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“A bed of strife is domestic life,
Full of toil and need,
But clear and high as the pure blue sky
Is the life the homeless lead.” – Buddhist saying

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Some people are homeless by choice, but the vast majority are not. There are possibly more than 78 million homeless people in India (Action Aid 2003). In our travels we have come across a number of ‘professional’ travellers and vagabonds. Sometimes this is just a temporary state of affairs, lasting a few months or years, but occasionally one meets a truly homeless soul. The question of homelessness was on my mind as we arrived in Margao (Margadon).

The route to our room was blocked off as we entered the town: another festival was underway.

A procession of dancers and floats followed by a large crowd filled the streets, and we had to make our way on foot for the last two or three kilometres to the hotel. Loud music, incense smoke and colourful decorations filled the atmosphere, but the last hill proved almost too much for our weary muscles. We were happy to take a rest. Room prices are three or four times higher than in Arambol, but that is the price for traveling without a plan. We were headed for Hampi, but trains were full at the time, and so we had to stay on an extra day. From our balcony we watched the movements in the town square below. One family in particular caught my attention.

They had claimed one corner of the sidewalk around the public park as their own. At night they would take down an old iron bed, presumably for mom and dad and the little ones, and the rest of the clan, grandma included, would gather boxes and mats around, and that was home. A small fire in a drum provided a kitchen, and as for a bathroom – well, anyone can describe the smell around certain places in India. Next morning they would turn the bed back on end, make some space, and life would go on.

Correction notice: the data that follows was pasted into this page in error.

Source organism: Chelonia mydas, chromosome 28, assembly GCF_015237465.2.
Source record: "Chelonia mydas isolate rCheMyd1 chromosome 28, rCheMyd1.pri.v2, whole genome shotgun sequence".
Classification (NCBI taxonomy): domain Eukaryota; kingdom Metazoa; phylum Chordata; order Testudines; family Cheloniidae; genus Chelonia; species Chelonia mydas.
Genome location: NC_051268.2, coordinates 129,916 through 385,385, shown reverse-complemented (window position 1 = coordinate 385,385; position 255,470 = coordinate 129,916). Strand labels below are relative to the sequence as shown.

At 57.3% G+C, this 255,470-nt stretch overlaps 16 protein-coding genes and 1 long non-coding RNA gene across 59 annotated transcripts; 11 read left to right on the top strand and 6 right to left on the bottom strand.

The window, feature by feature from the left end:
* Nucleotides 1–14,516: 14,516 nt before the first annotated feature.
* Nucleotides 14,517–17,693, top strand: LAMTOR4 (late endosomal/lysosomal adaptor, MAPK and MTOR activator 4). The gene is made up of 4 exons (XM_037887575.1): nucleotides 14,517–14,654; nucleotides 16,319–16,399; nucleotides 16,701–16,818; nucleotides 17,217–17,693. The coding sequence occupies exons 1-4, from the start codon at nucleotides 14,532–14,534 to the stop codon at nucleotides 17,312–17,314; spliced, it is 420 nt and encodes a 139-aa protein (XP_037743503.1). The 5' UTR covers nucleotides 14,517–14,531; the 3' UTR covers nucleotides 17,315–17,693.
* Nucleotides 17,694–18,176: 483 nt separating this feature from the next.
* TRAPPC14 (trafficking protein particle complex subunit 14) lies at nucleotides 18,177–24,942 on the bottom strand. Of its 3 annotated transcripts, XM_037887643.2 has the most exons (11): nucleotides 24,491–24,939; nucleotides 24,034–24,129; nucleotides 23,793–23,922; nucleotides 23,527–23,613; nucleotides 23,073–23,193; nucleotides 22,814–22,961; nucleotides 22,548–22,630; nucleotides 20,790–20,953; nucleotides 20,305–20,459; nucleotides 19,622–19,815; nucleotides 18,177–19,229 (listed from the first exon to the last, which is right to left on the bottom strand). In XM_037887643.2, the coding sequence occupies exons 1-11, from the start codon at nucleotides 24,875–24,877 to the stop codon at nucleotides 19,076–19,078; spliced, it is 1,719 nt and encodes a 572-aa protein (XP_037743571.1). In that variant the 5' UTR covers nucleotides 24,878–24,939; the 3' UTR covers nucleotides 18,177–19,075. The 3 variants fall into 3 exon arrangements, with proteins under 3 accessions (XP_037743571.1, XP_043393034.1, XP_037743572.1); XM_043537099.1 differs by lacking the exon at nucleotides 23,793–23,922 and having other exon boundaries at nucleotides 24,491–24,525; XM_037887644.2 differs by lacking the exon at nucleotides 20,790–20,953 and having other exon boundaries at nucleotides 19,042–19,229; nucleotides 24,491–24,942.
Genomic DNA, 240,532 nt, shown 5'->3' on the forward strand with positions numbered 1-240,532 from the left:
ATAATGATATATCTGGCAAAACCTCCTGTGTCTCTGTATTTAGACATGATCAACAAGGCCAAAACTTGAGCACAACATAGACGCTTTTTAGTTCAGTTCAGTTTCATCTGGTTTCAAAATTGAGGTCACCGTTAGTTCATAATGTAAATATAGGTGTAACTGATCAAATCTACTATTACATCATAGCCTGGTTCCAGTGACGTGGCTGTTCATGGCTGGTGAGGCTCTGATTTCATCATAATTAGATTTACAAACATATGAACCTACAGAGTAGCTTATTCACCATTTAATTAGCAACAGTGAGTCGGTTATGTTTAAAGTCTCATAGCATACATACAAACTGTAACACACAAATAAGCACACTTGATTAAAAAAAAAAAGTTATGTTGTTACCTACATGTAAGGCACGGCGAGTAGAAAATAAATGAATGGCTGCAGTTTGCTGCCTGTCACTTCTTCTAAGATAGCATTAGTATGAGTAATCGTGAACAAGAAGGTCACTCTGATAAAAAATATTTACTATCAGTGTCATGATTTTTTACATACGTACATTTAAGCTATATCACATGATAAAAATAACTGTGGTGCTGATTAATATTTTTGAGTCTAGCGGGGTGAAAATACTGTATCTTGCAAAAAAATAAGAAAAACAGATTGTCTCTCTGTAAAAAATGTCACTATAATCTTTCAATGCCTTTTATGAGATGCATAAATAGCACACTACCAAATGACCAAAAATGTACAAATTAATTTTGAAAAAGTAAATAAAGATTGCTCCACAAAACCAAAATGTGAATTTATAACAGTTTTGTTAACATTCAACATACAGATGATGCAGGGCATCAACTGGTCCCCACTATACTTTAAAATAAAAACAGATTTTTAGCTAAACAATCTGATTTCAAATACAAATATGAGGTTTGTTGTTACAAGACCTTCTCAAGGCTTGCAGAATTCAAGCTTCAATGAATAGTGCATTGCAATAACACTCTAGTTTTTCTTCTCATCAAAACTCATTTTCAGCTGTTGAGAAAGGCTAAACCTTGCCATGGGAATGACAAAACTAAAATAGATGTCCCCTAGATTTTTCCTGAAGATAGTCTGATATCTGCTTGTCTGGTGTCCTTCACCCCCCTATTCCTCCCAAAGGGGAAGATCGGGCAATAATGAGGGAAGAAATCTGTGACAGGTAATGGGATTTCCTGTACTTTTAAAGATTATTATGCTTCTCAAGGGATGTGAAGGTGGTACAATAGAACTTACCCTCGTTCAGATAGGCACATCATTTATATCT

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What impressed me most, speaking as a South African who is no stranger to the problems of homelessness, was that they seemed content, or if that seems too optimistic, there was a sense of acceptance about them. Compared to the violent, lawless country that I call home, it was really intriguing. In South Africa, there is a general feeling amongst people, not just the poorest, that they have somehow been cheated, that the world owes them something, and that, given the opportunity, one way or another, by begging, stealing or borrowing, they are going to take whatever they can. People are angry and bitter. But in this little corner that we called home for a day or two, things were different. There were plenty of smiles on that corner.

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We caught an early train out of town, and enjoyed a warm cup of Chai, my new favourite thing in the world – spicy tea brewed in milk – and headed for the mystical town of Hampi.

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